Bíó Paradís is also at work developing a regular monthly LGBT slot, which they hope to debut early this year, in conjunction with local organisations that will be active in the programming and, presumably, in bringing their own audience. In this model, the theatre functions as an umbrella for regular themed programming, identified with different voices of society. Expanding the offerings and broadening the potential audience go hand-in-hand.
To see how this sort of thing might work, you can look to the successful ‘Svartir sunnudagar’ (“Black Sundays”) series which began just after Halloween. It features weekly cult classics and curios, with a pre-show programme of far-out trailers. ‘Black Sundays’ is now working on locking down heady genre movies like Clint Eastwood’s elemental Western ‘High Plains Drifter,’ Henri-Georges Clouzot’s existential truck-driving thriller ‘The Wages of Fear,’ and Hitchcock’s ‘Psycho’ for January.
The series is curated by the aforementioned Páll Óskar, TV performer and producer and former HAM guitarist Sigurjón Kjartansson, author Sjón, and artist Hugleikur Dagsson. Ásgrímur explains that these artistic luminaries had been griping on Facebook about the unadventurous film programming at Bíó Paradís so the theatre decided to offer them the chance to show the movies they’d like to see.
This consistent, colourful curatorial voice has proven effective in establishing a regular presence in the cultural life of Reykjavík. The original posters Bíó Paradís displays for each Black Sunday title, designed by local artists “who do it for the fun,” draw eyes, and establish the series as the ongoing endeavour of enthusiastic people with creative taste. Ásgrímur hopes to arrange an exhibition of all the Black Sundays posters in spring.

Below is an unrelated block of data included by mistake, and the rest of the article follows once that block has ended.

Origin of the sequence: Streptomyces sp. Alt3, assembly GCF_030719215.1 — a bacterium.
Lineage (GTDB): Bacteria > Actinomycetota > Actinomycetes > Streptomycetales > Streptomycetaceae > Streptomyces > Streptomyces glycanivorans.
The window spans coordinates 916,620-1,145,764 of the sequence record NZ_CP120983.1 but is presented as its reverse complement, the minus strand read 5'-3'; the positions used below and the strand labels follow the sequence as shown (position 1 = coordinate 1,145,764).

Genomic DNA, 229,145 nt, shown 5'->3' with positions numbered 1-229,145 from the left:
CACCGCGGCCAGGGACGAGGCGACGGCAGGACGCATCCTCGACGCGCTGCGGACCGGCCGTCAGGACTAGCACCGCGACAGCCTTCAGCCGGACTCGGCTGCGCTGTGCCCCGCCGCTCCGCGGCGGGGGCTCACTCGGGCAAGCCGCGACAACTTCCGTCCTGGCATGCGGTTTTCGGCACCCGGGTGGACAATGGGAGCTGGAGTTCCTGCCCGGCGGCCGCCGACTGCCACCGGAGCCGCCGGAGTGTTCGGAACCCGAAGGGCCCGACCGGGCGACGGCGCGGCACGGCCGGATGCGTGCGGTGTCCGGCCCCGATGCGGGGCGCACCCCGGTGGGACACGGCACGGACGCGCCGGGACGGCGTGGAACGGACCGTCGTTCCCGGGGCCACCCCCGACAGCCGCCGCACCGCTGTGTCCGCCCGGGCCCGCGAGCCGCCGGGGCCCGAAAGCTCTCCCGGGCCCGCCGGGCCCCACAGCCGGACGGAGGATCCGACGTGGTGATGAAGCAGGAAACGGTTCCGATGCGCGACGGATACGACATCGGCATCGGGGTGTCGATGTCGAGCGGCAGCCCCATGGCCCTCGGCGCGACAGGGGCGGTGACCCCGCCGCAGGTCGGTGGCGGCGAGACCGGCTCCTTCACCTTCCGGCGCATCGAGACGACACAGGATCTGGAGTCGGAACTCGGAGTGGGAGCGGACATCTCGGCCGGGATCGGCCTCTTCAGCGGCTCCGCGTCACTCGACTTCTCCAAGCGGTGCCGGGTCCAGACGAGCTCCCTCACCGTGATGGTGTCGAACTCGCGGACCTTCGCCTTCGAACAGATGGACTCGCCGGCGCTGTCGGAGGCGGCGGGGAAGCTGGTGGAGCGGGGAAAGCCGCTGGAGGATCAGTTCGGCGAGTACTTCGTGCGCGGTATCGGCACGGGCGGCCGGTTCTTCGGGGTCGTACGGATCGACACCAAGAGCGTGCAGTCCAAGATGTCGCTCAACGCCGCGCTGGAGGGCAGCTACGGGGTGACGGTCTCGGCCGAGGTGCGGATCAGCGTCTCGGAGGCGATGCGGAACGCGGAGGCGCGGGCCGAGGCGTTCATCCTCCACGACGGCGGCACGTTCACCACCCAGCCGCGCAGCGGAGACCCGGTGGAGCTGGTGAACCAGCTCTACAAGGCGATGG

Film is dead; long live cinema
American studios are phasing out celluloid entirely, preferring digital exhibition for both new releases and, increasingly, their archival titles. This has distressing implications for repertory cinema in the United States—it bodes ill for the continued preservation, circulation and exhibition of much of film history—but it’s also one of many technological advances bringing the rest of the world to Iceland’s doorstep. Ásgrímur is hopeful that the theatre will soon be installing projection equipment for the new DCP (Digital Cinema Package) format. As of right now, he says, “most of the time we have to come up with the disc ourselves.”
Other concerns about securing a cultural presence for classic film remain: the theatre is currently experimenting with ‘Þrjúbió’ (“three o’clock”) screenings—having put on a couple of Charlie Chaplin afternoons—hearkening back to adolescent matinees. When programming for a younger audience, there’s still a kind of national isolation as movies must be dubbed or subtitled in Icelandic; and for young moviegoers as well as old, figuring out what will draw crowds is still a matter of trial and error. “So basically,” Ásgrímur concludes, “the entire cinema is a trial period.”